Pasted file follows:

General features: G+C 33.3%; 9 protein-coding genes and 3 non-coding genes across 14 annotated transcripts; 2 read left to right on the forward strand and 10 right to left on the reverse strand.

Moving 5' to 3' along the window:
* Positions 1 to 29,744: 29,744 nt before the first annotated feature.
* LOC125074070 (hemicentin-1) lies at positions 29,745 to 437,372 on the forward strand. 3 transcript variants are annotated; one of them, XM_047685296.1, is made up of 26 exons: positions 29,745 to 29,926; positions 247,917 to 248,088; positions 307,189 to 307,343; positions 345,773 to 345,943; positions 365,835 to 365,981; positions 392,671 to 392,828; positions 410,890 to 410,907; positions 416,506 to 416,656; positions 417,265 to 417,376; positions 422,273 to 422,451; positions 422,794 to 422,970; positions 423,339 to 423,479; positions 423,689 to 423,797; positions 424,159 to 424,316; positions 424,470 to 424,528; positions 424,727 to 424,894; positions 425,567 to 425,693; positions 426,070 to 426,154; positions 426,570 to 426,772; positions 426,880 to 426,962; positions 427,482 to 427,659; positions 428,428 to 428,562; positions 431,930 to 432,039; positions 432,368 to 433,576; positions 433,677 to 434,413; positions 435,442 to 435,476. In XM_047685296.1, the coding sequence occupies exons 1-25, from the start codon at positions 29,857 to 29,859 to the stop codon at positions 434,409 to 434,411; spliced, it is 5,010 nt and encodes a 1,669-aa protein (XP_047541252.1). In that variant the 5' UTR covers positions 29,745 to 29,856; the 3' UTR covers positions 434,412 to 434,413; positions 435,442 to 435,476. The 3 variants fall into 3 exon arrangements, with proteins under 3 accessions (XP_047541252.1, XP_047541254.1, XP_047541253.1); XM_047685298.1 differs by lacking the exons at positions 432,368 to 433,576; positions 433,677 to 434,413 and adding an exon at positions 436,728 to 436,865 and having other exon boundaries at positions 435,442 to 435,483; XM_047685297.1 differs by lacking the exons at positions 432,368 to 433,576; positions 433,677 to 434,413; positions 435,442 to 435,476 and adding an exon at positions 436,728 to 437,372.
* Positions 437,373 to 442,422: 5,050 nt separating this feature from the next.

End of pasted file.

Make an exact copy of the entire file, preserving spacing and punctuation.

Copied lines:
General features: G+C 33.3%; 9 protein-coding genes and 3 non-coding genes across 14 annotated transcripts; 2 read left to right on the forward strand and 10 right to left on the reverse strand.

Moving 5' to 3' along the window:
* Positions 1 to 29,744: 29,744 nt before the first annotated feature.
* LOC125074070 (hemicentin-1) lies at positions 29,745 to 437,372 on the forward strand. 3 transcript variants are annotated; one of them, XM_047685296.1, is made up of 26 exons: positions 29,745 to 29,926; positions 247,917 to 248,088; positions 307,189 to 307,343; positions 345,773 to 345,943; positions 365,835 to 365,981; positions 392,671 to 392,828; positions 410,890 to 410,907; positions 416,506 to 416,656; positions 417,265 to 417,376; positions 422,273 to 422,451; positions 422,794 to 422,970; positions 423,339 to 423,479; positions 423,689 to 423,797; positions 424,159 to 424,316; positions 424,470 to 424,528; positions 424,727 to 424,894; positions 425,567 to 425,693; positions 426,070 to 426,154; positions 426,570 to 426,772; positions 426,880 to 426,962; positions 427,482 to 427,659; positions 428,428 to 428,562; positions 431,930 to 432,039; positions 432,368 to 433,576; positions 433,677 to 434,413; positions 435,442 to 435,476. In XM_047685296.1, the coding sequence occupies exons 1-25, from the start codon at positions 29,857 to 29,859 to the stop codon at positions 434,409 to 434,411; spliced, it is 5,010 nt and encodes a 1,669-aa protein (XP_047541252.1). In that variant the 5' UTR covers positions 29,745 to 29,856; the 3' UTR covers positions 434,412 to 434,413; positions 435,442 to 435,476. The 3 variants fall into 3 exon arrangements, with proteins under 3 accessions (XP_047541252.1, XP_047541254.1, XP_047541253.1); XM_047685298.1 differs by lacking the exons at positions 432,368 to 433,576; positions 433,677 to 434,413 and adding an exon at positions 436,728 to 436,865 and having other exon boundaries at positions 435,442 to 435,483; XM_047685297.1 differs by lacking the exons at positions 432,368 to 433,576; positions 433,677 to 434,413; positions 435,442 to 435,476 and adding an exon at positions 436,728 to 437,372.
* Positions 437,373 to 442,422: 5,050 nt separating this feature from the next.